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Currency markets were in turmoil on Friday after the British pound crashed in early morning trading. Shortly after currency markets opened in Asia, sterling lost as much as 6.1 per cent, dropping to $1.1841. The sharp nature of the move sparked speculation that it could have been triggered by a mistaken “fat finger” trade or a rogue automated algorithm, exacerbated by thinner liquidity during early Asian trade.
But not all analysts agree. A number of them attribute the sudden drop to heightened risk from the Brexit process in the aftermath of a speech by Prime Minister Theresa May last weekend. Mrs May signalled that Britain would trigger Article 50, which sets the clock ticking on the exit from the bloc, next spring and would pursue a so-called ‘hard’ Brexit, restricting the UK’s access to the EU’s single market. One analyst at HSBC warned that the pound is “now the de facto official opposition to the government’s policies.
Traders say the currency is likely to weaken further in the coming weeks. (FT)
In the news
And the peace prize goes to . . . The Nobel Peace Prize has been won by Colombian president Juan Manuel Santos for his efforts to end the 52-year conflict with Marxist rebels. The decision comes despite the result of a referendum last weekend in which Colombians narrowly voted to reject his peace deal. (BBC)
Mars takes a bite out of Buffett The world leader in the confectionery market said on Thursday it would buy out the billionaire investor’s 20 per cent stake in Wrigley, the chewing gum group. The move comes as sugary snacks are under threat from changing trends. Consumers are moving towards healthier products and high-protein foods and away from traditional snack foods. (FT)
Storm warning Hurricane Matthew lashed Florida on Friday, with the eye of the storm sitting just offshore from Cape Canaveral. Matthew’s high winds and heavy rains have knocked out power in hundreds of thousands of homes. Officials in Haiti said that at least 339 people were killed by the storm, which destroyed homes, uprooted trees and caused widespread flooding. (Reuters)
Pence-Trump shift The US vice-presidential candidate Mike Pence on Thursday shifted on Donald Trump’s policy of banning Muslims from entering the US. Mr Pence said it was no longer the position of his populist running mate. Mr Trump has yet to comment. (Foreign Policy)
Rocks and hard places The shale gas industry in the UK scored a major victory, as the government overturned local objections to a project. The decision clears the way for the first exploration since an earthquake five years ago. The communities secretary said the industry had the potential to support 64,000 jobs. (FT)
Test your knowledge with the week in news quiz.
It’s a big day for
Jobs We’ll get another glimpse into the economic health of the world’s biggest economy today as the US is set to report employment figures for the month of September. The report, due at 8.30am EST, could cement plans at the Federal Reserve over whether to raise interest rates before the end of the year. (FT)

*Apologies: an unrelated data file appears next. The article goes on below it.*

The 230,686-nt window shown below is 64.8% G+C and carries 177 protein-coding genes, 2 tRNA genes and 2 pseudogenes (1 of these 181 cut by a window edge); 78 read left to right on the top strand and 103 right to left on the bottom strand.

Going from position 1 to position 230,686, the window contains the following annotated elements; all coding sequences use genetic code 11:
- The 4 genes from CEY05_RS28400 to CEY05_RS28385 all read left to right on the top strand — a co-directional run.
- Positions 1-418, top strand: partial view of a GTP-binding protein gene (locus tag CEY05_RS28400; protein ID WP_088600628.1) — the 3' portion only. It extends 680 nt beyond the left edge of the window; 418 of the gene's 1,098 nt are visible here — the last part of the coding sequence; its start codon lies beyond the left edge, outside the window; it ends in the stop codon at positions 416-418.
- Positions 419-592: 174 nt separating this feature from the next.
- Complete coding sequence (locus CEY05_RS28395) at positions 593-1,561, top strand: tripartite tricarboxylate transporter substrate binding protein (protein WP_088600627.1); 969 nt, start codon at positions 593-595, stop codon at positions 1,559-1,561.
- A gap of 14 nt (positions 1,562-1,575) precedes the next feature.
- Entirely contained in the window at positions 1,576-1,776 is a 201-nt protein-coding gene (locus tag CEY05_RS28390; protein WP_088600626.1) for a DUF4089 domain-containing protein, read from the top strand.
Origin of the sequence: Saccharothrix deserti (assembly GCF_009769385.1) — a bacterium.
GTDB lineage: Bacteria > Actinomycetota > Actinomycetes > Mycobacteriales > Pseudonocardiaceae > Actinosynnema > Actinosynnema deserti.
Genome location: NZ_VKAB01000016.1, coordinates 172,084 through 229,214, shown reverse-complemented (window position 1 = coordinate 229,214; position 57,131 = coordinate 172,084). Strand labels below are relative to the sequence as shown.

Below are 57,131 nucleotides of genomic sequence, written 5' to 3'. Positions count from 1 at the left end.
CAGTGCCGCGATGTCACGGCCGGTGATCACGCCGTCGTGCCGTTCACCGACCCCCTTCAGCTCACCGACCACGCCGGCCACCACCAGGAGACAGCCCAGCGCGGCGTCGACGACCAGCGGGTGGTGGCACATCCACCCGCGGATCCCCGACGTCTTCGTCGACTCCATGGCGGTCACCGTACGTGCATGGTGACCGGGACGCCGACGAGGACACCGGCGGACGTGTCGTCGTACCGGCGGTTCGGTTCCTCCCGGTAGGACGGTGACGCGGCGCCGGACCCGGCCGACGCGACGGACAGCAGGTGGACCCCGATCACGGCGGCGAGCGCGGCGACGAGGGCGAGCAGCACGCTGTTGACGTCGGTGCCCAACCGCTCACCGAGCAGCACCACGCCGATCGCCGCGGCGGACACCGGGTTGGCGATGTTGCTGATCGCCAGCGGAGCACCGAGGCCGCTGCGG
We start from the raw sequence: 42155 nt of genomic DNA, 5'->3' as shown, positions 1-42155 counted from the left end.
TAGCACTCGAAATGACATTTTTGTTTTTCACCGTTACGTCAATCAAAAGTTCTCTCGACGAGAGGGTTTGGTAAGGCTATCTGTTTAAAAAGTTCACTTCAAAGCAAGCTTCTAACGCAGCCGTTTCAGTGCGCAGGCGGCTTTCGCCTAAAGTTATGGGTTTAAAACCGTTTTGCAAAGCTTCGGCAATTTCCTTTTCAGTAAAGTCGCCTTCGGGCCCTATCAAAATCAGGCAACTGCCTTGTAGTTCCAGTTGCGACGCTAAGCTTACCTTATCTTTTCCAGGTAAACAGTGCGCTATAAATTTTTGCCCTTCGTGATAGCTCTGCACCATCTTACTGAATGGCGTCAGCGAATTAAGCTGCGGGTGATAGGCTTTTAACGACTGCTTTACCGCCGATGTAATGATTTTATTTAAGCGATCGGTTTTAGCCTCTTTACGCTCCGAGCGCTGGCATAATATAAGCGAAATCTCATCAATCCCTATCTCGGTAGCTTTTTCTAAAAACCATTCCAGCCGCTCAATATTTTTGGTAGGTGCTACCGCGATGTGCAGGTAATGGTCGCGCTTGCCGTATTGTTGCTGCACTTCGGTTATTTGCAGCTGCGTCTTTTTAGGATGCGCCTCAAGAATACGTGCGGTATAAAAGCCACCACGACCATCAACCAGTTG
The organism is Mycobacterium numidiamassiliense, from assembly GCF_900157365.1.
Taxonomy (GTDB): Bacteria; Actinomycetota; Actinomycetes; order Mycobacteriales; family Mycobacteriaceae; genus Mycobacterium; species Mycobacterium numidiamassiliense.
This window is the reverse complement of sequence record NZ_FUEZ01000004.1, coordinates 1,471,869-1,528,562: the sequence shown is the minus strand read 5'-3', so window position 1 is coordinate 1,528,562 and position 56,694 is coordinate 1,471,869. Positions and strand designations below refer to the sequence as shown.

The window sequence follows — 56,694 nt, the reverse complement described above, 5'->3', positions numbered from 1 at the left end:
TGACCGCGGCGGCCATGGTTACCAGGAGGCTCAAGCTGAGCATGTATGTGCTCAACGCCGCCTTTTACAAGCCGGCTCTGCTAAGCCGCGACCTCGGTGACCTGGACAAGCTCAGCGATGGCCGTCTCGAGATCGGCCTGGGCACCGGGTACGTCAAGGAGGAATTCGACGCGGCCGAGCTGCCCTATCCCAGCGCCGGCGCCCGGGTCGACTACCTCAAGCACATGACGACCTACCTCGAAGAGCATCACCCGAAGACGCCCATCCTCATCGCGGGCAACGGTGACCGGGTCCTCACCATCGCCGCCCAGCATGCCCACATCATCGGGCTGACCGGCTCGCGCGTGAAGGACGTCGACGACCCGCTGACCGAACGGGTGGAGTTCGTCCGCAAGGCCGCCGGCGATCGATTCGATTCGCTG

Morocco The country is holding its second parliamentary elections since constitutional changes were enacted in 2011, during the Arab uprisings. Around 30 parties will compete for 395 seats. (WaPo)
Food for thought
The rise of ‘gig’ consultants Above the layer of “gig economy” Uber drivers, Deliveroo couriers and TaskRabbit handymen and women, is a higher paid, and growing stratum of “gig consultants”. They are part of a shift away from established consultants and are increasingly carrying out all but “a core of critical work”. (FT)
Death from overwork The Japanese, known for their long working hours, have a word for dying of overwork: karoshi. But for the first time a survey by the ministry of health confirms the phenomenon. Of 10,000 businesses and 20,000 workers surveyed, 22 per cent worked more than 80 hours of overtime each month. That’s the threshold at which risk of death from overwork becomes significant. (NAR)
Abandoning ship The bankruptcy of South Korea’s Hanjin Shipping and the restructuring of AP Moller-Maersk are signs that the consolidation of the shipping industry has a long way to go. (Foreign Affairs)
Why are American airports so awful? It’s been a subject for debate in the US presidential campaign, and a frequent complaint from travellers visiting the US. But what are the reasons behind the problems at US airports? Here’s an attempt to explain. (Bloomberg)
Chechnya’s next top assistant In the market for a new job? Chechen strongman leader Ramzan Kadyrov is hiring. And he has taken to reality TV to find the best candidate. This is the same man who put his three young sons into a mixed martial arts tournament. Get your applications in now. (WaPo, The Guardian)
Video of the day
Mess is good Undercover Economist Tim Harford says we shouldn’t feel bad about messy desks. So long as we have a highly efficient, self-organising, rapid-access filing system, it doesn’t matter if we’re untidy. (FT)